LaPrimaVes, thanks for that information. I must admit, it was very hard to get at the bottom of exactly what was causing the outrage, other than many references that appeared to be about the cartoon I posted about. I also saw some comments on Crest’s FB page talking about an ecard, but no specific details, eg, a link to anything..

      I still cannot find any info on the campaign you mention. Can you give me a link to any information? Thanks.

  3. John

    While I do believe that the cartoon was in bad taste, I always find people’s reactions to things on the internet astounding. Because of one comic, a collection of pixels on a screen, they’re going to ban an entire company from their households. It’s so strange…I understand that they’re angry, but is something on Facebook really worth getting this worked up over?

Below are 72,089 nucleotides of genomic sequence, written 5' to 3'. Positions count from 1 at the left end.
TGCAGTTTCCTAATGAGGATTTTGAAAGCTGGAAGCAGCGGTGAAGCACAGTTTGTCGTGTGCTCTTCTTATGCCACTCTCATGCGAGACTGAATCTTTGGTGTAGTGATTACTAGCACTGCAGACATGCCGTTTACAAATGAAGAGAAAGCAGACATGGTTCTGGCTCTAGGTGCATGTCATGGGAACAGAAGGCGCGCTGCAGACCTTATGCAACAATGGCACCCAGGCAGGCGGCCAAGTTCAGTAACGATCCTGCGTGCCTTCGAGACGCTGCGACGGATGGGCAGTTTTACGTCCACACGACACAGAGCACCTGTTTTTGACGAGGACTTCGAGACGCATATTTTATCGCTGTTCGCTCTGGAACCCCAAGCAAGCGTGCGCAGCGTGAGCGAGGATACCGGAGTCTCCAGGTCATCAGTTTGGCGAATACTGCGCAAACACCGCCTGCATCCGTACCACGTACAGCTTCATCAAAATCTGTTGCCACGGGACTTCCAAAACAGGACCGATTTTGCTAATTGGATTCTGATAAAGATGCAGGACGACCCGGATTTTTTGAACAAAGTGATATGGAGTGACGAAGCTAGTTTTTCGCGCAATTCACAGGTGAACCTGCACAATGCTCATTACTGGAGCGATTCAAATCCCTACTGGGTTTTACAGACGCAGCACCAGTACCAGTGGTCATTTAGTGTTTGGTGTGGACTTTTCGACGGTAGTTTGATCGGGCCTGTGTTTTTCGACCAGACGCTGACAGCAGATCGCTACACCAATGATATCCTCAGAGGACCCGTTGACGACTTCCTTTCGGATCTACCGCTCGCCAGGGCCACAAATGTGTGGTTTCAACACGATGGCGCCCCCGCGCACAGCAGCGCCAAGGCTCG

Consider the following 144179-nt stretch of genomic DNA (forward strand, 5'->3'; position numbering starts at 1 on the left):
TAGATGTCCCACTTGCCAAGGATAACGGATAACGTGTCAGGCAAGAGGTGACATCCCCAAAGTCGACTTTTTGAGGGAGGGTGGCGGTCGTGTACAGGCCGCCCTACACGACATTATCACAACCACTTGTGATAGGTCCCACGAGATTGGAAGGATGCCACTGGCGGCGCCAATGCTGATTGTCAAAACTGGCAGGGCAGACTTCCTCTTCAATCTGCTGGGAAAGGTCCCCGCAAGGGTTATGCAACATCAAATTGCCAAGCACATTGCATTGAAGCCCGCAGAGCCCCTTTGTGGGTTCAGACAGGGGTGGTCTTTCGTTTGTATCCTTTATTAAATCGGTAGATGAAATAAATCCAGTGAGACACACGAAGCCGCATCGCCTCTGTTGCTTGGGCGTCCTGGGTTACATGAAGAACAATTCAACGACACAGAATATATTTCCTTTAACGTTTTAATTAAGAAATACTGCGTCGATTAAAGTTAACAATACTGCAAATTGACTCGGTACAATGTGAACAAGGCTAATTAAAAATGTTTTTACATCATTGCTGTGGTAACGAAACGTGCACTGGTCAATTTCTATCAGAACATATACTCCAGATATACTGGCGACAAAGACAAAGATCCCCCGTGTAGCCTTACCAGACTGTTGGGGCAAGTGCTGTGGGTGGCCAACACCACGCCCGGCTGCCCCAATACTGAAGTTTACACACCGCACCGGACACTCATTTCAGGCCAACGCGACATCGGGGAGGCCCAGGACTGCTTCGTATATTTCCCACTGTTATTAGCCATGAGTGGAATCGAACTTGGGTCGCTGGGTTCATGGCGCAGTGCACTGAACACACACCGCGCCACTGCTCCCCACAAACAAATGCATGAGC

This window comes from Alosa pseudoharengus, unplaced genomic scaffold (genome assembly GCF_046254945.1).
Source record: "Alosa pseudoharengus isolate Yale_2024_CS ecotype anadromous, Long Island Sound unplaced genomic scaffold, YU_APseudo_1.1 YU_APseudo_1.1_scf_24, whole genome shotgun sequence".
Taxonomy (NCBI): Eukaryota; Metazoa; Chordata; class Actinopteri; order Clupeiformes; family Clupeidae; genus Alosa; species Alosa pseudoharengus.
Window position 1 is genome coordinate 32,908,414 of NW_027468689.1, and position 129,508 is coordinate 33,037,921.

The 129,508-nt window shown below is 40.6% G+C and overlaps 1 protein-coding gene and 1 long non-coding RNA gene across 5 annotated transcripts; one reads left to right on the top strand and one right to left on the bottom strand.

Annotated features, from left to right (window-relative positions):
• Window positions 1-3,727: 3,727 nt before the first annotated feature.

• Neville Hobson

      John, it;s often hard to understand the fierce passion some people have for a thing or an idea. Seeing the manifestation of that passion is sometimes harder. I think this is one of those instances.

      Combine fierce passion with a social network – a place to share that passion with others – and you see what happens. The nature of our connected landscape.

  4. Talia Beechick

    Great article again, Neville! Just wanted to make sure I understood correctly: this cartoon was posted by a fan, rather than Crest? If so, why do you think Crest got so much bad publicity for it, rather than the person who posted it? Do you know how long it was up on their page before its removal?

    In terms of companies and their social media channels, do you think there will ever be a way to regulate what fans/users/followers post on their pages to avoid these kinds of mistakes? It seems a shame that a brand will lose customers over a fan’s ignorant post on a social media channel. Just wanted to know your thoughts, thanks!